When it comes to dogged campaigners, you don't get much bigger than Gulliver.
The world's biggest model dog yesterday practised his sit and stay in Wollongong's Crown Street Mall, attracting a steady stream of curious onlookers.
Gulliver and his support crew are travelling the state to drum up community support for the Guide Dogs NSW/ACT campaign for orientation and mobility services, including canes and guide dogs for people affected by vision loss, to be funded under the National Disability Insurance Scheme (NDIS).
It is a campaign supported strongly by Martin Clark and Tony Sarkis, both of Woonona.
Mr Sarkis, 61, was just 16 when he got his first guide dog.
He credits Cara, and her six predecessors, for giving him the kind of freedom most take for granted.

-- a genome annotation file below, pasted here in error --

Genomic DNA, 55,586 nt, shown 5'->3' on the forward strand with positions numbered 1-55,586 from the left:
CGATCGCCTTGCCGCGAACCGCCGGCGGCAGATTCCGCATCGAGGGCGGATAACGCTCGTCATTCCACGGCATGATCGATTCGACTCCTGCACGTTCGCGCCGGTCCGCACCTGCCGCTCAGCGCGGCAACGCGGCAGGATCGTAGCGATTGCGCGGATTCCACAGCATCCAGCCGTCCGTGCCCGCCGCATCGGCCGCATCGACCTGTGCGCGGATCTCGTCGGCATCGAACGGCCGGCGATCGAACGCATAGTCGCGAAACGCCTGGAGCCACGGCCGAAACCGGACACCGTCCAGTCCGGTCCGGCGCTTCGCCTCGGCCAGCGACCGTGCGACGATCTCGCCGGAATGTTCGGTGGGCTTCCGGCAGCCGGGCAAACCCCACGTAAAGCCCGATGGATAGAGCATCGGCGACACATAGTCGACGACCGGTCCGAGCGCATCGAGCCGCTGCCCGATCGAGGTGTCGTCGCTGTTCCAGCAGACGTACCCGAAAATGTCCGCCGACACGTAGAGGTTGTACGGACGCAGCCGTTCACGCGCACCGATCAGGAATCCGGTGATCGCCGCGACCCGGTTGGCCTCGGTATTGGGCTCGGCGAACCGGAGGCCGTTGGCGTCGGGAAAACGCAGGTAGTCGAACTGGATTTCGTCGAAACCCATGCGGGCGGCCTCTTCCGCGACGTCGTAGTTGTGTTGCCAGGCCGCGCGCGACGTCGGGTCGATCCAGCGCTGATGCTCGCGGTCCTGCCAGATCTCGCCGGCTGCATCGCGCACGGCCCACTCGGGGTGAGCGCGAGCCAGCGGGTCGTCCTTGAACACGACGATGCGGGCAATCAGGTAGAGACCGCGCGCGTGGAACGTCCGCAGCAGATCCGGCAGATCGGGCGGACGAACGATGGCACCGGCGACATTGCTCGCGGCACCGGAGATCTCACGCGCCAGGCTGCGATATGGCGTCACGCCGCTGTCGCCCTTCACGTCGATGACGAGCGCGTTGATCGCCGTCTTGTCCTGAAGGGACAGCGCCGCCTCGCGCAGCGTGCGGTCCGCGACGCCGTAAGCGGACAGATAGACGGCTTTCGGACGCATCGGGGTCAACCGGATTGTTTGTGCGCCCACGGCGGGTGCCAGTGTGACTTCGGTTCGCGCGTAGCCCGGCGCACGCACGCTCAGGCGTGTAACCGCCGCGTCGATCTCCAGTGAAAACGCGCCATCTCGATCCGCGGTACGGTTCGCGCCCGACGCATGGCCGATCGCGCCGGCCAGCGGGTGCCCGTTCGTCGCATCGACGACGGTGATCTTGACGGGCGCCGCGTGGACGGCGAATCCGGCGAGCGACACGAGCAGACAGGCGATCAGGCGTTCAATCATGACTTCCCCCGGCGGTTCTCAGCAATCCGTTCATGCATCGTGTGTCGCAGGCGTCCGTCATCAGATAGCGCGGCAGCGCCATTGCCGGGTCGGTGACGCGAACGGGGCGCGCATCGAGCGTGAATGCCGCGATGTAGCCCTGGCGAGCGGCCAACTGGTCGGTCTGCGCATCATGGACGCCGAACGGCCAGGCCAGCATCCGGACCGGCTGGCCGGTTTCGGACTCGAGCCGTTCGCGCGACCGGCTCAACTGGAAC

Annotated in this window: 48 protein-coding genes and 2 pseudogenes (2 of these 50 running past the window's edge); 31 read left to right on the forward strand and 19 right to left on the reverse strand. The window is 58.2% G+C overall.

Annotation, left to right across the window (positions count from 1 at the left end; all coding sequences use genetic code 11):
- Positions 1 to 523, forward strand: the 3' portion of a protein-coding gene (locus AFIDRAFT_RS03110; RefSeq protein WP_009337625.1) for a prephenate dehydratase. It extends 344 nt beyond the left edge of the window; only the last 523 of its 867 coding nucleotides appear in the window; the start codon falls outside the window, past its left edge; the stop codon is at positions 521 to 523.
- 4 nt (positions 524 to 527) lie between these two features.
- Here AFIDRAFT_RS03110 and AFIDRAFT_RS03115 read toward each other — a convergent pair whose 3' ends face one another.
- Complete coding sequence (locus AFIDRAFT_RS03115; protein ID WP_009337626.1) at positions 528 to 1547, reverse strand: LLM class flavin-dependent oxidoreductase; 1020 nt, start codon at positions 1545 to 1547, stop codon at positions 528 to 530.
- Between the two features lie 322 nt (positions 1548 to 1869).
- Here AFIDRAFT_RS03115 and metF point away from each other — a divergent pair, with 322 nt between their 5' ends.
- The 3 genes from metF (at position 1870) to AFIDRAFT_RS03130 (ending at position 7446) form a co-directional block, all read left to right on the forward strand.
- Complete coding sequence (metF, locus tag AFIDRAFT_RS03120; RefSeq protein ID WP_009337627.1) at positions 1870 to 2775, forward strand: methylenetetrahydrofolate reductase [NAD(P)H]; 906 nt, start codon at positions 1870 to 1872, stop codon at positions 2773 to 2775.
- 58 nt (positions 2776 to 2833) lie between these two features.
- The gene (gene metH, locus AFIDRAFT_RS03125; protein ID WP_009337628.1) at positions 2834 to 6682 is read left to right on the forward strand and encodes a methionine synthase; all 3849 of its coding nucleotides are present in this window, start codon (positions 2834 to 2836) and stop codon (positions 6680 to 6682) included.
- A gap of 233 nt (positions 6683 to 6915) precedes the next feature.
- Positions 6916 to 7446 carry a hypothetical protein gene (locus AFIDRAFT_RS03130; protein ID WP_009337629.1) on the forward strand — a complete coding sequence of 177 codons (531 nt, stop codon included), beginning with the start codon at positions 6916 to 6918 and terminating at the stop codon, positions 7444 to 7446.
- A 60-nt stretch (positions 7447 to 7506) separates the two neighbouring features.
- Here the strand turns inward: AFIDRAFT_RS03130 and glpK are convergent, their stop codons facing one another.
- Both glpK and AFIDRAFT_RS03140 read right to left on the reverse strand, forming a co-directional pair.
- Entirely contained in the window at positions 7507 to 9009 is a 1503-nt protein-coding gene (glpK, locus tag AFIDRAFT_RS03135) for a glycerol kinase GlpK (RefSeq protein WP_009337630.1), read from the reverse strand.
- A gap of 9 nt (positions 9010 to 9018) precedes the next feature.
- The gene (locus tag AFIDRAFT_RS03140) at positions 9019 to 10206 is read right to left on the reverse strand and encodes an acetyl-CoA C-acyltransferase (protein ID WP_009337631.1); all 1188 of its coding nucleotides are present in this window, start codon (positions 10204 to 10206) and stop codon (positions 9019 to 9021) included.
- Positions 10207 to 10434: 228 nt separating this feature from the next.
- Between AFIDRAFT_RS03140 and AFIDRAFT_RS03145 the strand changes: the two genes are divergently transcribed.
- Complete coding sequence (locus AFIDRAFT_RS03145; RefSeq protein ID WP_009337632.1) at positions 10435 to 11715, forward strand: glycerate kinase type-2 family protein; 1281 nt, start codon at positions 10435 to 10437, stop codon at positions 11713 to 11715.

"Once you have a disability such as blindness you think your world has ended," he said.
"But when I got my guide dog the world opened for me - I went out independently on my own, went on public transport.
"I felt I was accepted by the general public, I felt this great sense of independence, a great sense of freedom."
"She's my eyes, she's my freedom, she's also my companion," he said.
Mr Clark, who suffers from tunnel vision resulting in progressively failing sight, said orientation services taught a vision-impaired person to get where they needed to go either using a cane, electronic travel aid, a guide dog, or their remaining vision.
Guide Dogs NSW/ACT spokeswoman Sally Edgar said the organisation expected up to 10,000 people to sign its NDIS campaign petition. The organisation would deliver the petition to the federal and state disability ministers on International White Cane Day on October 15.